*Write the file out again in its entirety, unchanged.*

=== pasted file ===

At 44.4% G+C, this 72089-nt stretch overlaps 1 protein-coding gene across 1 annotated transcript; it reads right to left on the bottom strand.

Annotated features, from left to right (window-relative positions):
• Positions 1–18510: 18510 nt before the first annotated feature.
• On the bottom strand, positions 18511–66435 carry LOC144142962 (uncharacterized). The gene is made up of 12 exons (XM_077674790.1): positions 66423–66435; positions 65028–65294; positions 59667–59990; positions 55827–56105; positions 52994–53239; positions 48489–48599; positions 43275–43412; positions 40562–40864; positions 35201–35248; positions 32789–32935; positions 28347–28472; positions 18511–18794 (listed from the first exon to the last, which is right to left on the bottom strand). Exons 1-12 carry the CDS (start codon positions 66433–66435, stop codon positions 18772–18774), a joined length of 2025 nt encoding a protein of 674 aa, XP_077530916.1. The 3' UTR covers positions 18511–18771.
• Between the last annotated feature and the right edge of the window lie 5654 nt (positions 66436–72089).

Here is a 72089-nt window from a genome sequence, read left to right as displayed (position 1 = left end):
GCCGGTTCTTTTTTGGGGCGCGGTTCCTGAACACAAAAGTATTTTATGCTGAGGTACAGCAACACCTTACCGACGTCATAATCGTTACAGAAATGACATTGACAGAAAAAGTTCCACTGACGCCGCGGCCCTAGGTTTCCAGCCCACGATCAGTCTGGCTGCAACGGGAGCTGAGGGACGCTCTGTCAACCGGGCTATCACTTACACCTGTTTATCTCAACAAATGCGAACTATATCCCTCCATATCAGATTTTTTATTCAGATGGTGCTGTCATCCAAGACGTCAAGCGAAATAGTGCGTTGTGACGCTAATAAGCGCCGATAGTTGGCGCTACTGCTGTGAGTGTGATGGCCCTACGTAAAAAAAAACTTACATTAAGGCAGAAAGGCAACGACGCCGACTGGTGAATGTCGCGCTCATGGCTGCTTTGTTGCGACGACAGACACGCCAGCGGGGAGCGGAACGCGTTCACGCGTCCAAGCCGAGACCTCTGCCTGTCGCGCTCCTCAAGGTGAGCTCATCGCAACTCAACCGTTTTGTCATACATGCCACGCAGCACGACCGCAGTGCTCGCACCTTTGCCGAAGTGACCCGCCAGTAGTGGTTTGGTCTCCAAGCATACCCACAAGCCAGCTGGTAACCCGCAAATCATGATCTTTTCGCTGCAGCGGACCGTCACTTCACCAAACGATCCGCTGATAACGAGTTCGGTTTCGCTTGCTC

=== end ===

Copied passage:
At 44.4% G+C, this 72089-nt stretch overlaps 1 protein-coding gene across 1 annotated transcript; it reads right to left on the bottom strand.

Annotated features, from left to right (window-relative positions):
• Positions 1–18510: 18510 nt before the first annotated feature.
• On the bottom strand, positions 18511–66435 carry LOC144142962 (uncharacterized). The gene is made up of 12 exons (XM_077674790.1): positions 66423–66435; positions 65028–65294; positions 59667–59990; positions 55827–56105; positions 52994–53239; positions 48489–48599; positions 43275–43412; positions 40562–40864; positions 35201–35248; positions 32789–32935; positions 28347–28472; positions 18511–18794 (listed from the first exon to the last, which is right to left on the bottom strand). Exons 1-12 carry the CDS (start codon positions 66433–66435, stop codon positions 18772–18774), a joined length of 2025 nt encoding a protein of 674 aa, XP_077530916.1. The 3' UTR covers positions 18511–18771.
• Between the last annotated feature and the right edge of the window lie 5654 nt (positions 66436–72089).

Here is a 72089-nt window from a genome sequence, read left to right as displayed (position 1 = left end):
GCCGGTTCTTTTTTGGGGCGCGGTTCCTGAACACAAAAGTATTTTATGCTGAGGTACAGCAACACCTTACCGACGTCATAATCGTTACAGAAATGACATTGACAGAAAAAGTTCCACTGACGCCGCGGCCCTAGGTTTCCAGCCCACGATCAGTCTGGCTGCAACGGGAGCTGAGGGACGCTCTGTCAACCGGGCTATCACTTACACCTGTTTATCTCAACAAATGCGAACTATATCCCTCCATATCAGATTTTTTATTCAGATGGTGCTGTCATCCAAGACGTCAAGCGAAATAGTGCGTTGTGACGCTAATAAGCGCCGATAGTTGGCGCTACTGCTGTGAGTGTGATGGCCCTACGTAAAAAAAAACTTACATTAAGGCAGAAAGGCAACGACGCCGACTGGTGAATGTCGCGCTCATGGCTGCTTTGTTGCGACGACAGACACGCCAGCGGGGAGCGGAACGCGTTCACGCGTCCAAGCCGAGACCTCTGCCTGTCGCGCTCCTCAAGGTGAGCTCATCGCAACTCAACCGTTTTGTCATACATGCCACGCAGCACGACCGCAGTGCTCGCACCTTTGCCGAAGTGACCCGCCAGTAGTGGTTTGGTCTCCAAGCATACCCACAAGCCAGCTGGTAACCCGCAAATCATGATCTTTTCGCTGCAGCGGACCGTCACTTCACCAAACGATCCGCTGATAACGAGTTCGGTTTCGCTTGCTC